Male rivalry obliges us, we like to compare ourselves to others in terms of performance in weight training and elsewhere as well… However, not all of us are equal in muscle mass and strength.
In this article, our expert strength training David Costa explains the principles of muscle strength and offers a 3-week program to increase your performance.
Muscular strength: what is it?
Strength is the ability of a muscle (s) to contract intensely to allow a joint to move a load or fight resistance.
In weight training, force is measured by the maximum load displaced and can vary greatly, from one exercise to another and from one individual to another, for the following reasons:
- Joints and lever arms of each
- Muscle typology
- Number of muscles used
- Functioning of the neuromuscular system
- Available muscle mass
- Gestural technique
For example, the hip, which mobilizes many muscles during its extension – especially very powerful ones such as the buttocks – generates a very high force. The knee, too, thanks to the quadriceps, can produce a high level of strength. That’s why in squat and ground lifting, we can put more weight than elsewhere.
On the other hand, on a forearm flexion isolating the action of the biceps brachial, the load is very reduced because of the important lever of the articulation and the limited force of the biceps brachial.
To illustrate another parameter, when we first started weight training, the progression in terms of strength is rapid, not due to muscle gains but due to an improvement in neuromuscular function.
The influence of muscle size
The size of a muscle will also influence its strength potential. So, the more muscular a person is, the stronger he or she will be? Not necessarily…. Indeed, it is not uncommon to see people of small stature being stronger than others who are more muscular on certain movements. Since force production is multifactorial, this may be due to differences in favour of the smallest template on the points mentioned above.
The technique also makes it possible to obtain clear gains in strength: during my weight training courses in Paris, it happens that experienced athletes increase their maximum by 10 kg or more in squat, bench press or raised from the ground in a single session.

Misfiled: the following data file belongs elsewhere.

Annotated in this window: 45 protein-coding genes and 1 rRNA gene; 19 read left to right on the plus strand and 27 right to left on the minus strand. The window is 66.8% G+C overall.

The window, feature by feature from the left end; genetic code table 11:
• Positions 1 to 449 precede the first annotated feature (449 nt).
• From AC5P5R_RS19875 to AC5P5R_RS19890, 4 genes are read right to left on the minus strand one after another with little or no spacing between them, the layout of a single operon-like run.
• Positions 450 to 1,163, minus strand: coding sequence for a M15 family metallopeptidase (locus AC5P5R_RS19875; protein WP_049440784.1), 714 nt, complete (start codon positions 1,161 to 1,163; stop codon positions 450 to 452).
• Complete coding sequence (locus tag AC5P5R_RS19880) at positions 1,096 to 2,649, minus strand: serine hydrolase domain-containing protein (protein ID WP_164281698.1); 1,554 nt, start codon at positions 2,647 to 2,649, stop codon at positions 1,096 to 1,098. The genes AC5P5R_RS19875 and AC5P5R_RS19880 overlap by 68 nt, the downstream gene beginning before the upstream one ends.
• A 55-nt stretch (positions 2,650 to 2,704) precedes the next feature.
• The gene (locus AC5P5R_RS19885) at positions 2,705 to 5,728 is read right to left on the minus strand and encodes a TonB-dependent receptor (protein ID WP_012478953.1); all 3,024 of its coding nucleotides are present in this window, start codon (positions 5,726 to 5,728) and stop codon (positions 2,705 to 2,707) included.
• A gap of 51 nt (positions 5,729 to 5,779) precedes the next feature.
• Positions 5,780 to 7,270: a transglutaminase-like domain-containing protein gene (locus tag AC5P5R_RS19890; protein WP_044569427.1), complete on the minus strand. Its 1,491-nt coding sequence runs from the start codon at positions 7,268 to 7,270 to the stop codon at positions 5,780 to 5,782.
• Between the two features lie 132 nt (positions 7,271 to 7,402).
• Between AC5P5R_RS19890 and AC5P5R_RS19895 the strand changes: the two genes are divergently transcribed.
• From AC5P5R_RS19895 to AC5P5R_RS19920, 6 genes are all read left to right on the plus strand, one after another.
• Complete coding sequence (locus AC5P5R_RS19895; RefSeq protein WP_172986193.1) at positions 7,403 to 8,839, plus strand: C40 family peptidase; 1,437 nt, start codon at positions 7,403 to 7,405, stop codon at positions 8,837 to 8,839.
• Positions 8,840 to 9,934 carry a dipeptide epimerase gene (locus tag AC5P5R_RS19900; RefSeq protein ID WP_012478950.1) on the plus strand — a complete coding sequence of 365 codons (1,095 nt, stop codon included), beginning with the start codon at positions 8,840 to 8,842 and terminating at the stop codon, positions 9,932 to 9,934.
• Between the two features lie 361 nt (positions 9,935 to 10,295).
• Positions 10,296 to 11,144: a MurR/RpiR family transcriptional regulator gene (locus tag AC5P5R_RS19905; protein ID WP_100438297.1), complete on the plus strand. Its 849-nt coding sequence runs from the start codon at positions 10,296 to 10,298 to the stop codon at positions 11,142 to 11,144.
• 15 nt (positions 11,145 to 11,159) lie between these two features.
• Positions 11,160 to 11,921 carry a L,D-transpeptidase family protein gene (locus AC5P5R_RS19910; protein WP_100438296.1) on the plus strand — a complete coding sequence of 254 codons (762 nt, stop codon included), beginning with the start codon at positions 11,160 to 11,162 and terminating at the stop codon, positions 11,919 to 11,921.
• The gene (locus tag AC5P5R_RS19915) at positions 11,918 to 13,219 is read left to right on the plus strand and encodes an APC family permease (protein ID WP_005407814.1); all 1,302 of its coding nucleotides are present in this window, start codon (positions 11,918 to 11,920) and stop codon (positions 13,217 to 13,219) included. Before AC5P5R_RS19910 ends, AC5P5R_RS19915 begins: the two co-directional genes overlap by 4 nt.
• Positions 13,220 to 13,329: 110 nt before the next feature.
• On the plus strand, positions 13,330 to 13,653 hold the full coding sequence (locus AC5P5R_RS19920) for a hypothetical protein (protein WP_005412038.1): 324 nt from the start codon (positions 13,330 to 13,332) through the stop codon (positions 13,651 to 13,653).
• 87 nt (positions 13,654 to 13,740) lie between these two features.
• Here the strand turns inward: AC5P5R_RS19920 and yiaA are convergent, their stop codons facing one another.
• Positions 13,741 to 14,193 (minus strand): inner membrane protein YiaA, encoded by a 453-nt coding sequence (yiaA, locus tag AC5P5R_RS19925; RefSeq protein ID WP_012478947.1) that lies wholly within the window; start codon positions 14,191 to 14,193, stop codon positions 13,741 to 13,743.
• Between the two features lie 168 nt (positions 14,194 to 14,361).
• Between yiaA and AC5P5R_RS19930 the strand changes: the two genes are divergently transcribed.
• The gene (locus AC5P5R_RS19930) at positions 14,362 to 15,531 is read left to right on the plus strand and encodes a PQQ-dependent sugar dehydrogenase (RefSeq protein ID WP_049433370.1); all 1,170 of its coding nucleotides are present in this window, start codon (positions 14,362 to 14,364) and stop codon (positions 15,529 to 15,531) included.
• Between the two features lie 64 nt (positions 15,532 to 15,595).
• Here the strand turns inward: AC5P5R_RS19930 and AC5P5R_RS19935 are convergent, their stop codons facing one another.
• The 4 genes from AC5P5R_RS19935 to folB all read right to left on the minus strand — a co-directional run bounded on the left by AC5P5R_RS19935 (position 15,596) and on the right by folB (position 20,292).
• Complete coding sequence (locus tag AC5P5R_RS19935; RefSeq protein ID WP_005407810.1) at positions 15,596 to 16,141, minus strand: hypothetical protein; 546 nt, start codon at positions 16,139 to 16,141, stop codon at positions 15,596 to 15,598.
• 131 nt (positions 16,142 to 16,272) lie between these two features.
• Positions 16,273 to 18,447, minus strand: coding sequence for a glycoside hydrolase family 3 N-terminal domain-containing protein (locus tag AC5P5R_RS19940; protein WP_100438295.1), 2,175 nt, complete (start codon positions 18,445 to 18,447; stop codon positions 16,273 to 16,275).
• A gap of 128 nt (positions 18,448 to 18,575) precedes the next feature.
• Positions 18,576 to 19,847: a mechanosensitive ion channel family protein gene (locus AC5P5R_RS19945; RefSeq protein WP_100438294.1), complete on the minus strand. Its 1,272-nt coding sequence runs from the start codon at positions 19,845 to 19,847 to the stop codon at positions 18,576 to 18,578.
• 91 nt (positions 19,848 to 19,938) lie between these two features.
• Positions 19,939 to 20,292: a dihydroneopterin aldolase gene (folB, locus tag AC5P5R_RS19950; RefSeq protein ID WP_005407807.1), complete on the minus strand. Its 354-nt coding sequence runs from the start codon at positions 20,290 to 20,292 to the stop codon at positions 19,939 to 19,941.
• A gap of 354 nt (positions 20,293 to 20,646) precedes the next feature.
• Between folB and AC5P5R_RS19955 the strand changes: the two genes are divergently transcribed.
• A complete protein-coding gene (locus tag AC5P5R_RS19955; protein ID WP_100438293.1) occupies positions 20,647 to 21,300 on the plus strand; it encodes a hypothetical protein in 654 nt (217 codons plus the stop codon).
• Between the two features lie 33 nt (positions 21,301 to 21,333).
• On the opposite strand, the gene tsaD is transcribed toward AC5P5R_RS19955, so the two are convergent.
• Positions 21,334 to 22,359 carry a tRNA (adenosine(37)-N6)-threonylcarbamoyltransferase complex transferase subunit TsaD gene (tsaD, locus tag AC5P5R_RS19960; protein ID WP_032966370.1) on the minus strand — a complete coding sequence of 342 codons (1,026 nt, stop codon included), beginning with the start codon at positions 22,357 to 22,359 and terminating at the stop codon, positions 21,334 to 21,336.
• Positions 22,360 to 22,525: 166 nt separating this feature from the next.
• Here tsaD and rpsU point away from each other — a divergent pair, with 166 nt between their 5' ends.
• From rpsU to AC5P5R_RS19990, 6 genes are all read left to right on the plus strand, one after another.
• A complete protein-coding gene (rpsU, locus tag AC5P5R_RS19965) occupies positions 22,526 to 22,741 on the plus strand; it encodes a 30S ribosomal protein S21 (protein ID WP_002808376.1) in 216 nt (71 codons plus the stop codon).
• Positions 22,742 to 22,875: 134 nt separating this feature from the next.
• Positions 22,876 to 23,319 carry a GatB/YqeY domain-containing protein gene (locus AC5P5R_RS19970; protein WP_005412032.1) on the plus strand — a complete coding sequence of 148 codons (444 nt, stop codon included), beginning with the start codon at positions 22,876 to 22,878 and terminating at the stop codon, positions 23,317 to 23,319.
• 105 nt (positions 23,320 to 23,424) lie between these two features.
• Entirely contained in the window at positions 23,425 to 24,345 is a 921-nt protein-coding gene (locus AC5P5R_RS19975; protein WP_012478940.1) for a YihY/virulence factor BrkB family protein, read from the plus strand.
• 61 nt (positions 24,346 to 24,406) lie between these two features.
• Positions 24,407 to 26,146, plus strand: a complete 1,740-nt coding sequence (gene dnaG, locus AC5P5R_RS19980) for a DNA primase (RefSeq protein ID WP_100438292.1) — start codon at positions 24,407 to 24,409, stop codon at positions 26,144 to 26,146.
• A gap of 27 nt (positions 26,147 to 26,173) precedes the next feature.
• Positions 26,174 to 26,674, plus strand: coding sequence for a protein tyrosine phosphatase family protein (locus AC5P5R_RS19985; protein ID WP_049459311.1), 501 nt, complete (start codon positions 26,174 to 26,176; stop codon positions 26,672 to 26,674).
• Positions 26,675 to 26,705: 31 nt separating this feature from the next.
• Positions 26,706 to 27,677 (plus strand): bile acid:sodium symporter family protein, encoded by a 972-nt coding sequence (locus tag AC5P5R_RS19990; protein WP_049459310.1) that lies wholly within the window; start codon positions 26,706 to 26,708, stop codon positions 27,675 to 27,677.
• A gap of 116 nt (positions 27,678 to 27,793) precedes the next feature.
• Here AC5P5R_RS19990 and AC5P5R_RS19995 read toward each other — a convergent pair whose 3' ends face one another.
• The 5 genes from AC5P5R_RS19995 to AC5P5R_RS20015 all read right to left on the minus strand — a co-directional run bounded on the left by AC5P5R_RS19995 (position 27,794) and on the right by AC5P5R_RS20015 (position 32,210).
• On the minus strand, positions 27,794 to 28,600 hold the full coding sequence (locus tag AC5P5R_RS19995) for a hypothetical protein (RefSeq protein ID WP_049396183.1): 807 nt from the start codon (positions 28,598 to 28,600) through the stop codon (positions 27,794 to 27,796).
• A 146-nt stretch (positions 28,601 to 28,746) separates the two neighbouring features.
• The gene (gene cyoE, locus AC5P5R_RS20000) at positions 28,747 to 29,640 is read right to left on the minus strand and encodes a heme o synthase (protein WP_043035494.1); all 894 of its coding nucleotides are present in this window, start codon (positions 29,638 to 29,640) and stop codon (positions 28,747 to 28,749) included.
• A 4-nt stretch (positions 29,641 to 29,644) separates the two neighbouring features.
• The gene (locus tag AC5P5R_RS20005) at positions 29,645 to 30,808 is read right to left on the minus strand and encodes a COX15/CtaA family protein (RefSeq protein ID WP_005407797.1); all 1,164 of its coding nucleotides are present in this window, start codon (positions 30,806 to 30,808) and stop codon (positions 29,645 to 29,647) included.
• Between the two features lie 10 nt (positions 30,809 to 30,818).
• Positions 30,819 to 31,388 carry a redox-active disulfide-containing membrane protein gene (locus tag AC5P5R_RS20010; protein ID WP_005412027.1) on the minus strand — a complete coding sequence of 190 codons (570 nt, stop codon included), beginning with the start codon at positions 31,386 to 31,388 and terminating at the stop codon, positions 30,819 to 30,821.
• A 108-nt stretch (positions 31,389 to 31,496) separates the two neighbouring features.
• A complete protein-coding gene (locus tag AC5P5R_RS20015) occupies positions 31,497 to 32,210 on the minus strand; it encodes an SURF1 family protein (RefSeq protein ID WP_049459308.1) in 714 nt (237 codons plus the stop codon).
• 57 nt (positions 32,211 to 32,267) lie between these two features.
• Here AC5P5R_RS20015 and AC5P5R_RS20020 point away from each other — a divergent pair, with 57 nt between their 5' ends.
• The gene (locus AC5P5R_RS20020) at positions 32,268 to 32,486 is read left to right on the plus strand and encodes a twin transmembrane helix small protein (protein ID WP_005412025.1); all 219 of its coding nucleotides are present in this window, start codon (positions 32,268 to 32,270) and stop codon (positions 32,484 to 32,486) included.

Why work on your strength?
Muscular strength from a neurophysiological point of view is based on the following principles:
- Muscular hypertrophy: increase in fibre size by increasing the number of myofibrils.
- nervous recruitment: the greater the strength required, the more fibres with a high potential for strength will be used (IIa and IIb) but also the more muscle fibres will be recruited!
- synchronization of motor units: the greater the effort required, the stronger the muscle can be by simultaneously activating (synchronizing) its muscle contraction messages sent to its muscle fibres (via its motor units). It is about coordination “inside the muscle” – so nothing to do with technical mastery.
- Intermuscular coordination: or how the body best coordinates its muscles with each other when performing movements. It is this lack of coordination that can be seen when we learn of a new action when the expert who performed it as a demonstration presented a perfect relaxation.
You then have a better understanding of why it is necessary to work on your strength! Not to be an “ox” but to allow your body to exploit its full development potential.
To initiate you to strength work in a fun and accessible way for all. Here is a program to do for 3 weeks the first time, then for 2 weeks, and this every 8 to 10 weeks. You can intersect it with muscle development programs of your choice, including those of my 9-week weight gain program.
Be careful, as hard work is very demanding, make sure you manage the volume of your training (number of sessions, exercises, series and rehearsals) so as not to fall into overtraining or hurt yourself. Keep in mind that it is during rest that you progress. So, don’t hesitate to slow down if you need to!
Tips before you start
Preparation for strength training:
At each session, as a warm-up, you will need to do mobility exercises on the joints that will be used, as well as abdominal and lumbar sheathing exercises. Then, for each exercise with load, you will have to gradually increase the weight (over 2 to 6 series according to your level) to reach your workload: the one with which you will carry out your 1st series.
Which loads to use?
For the workloads, those with which you will carry out your series, you must complete each series without failure or help from your opponent. If, on a series, you need help, reduce the load used from the next series. It is possible that as the weeks go by, your workload will increase!
If you make all your series with the same load, increase slightly at the next session.